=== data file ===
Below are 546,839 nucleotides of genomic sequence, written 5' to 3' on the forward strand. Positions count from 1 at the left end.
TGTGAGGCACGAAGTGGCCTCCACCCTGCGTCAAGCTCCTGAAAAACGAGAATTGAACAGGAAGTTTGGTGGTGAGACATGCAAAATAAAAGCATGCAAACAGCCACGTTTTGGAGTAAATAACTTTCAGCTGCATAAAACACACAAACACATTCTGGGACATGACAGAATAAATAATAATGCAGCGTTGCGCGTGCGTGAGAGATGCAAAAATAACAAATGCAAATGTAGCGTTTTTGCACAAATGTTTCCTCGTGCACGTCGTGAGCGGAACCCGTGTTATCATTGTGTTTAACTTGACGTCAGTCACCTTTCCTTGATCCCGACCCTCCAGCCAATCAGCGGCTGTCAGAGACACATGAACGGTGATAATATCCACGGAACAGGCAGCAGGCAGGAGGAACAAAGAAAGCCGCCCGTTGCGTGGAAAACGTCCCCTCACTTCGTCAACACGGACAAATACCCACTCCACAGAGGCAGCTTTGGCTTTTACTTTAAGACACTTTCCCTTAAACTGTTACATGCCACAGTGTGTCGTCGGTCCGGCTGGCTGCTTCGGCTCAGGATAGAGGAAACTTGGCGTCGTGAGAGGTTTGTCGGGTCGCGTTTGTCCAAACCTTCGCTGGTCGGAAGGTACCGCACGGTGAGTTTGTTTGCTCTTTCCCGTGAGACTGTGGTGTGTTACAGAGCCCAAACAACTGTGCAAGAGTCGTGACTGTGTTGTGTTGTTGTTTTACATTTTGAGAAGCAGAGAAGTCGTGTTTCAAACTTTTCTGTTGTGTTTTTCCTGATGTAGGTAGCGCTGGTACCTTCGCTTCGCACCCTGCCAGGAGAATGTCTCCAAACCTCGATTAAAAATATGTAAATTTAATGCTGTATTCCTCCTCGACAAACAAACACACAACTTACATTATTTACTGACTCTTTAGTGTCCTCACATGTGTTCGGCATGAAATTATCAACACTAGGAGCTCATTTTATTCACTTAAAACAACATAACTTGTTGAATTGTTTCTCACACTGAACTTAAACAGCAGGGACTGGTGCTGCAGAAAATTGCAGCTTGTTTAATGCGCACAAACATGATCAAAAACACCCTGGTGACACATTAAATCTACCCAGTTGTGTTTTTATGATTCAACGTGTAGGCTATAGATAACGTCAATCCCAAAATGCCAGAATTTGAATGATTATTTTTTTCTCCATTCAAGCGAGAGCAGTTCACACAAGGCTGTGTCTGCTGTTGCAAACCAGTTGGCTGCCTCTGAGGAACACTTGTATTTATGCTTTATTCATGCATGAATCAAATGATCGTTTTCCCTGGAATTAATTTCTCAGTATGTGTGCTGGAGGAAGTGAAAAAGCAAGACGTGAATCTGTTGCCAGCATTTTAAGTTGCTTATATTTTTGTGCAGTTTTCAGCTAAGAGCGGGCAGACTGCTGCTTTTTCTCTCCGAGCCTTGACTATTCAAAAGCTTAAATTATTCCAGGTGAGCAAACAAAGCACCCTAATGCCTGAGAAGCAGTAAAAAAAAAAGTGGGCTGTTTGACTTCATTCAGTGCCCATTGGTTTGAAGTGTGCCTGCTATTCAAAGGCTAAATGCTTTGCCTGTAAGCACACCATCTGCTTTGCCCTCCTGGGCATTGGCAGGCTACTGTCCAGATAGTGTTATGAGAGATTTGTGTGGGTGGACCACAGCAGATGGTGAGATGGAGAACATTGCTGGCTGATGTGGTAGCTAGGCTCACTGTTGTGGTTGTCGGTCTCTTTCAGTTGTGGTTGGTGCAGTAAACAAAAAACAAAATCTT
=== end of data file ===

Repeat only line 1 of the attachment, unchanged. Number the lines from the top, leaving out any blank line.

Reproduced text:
Below are 546,839 nucleotides of genomic sequence, written 5' to 3' on the forward strand. Positions count from 1 at the left end.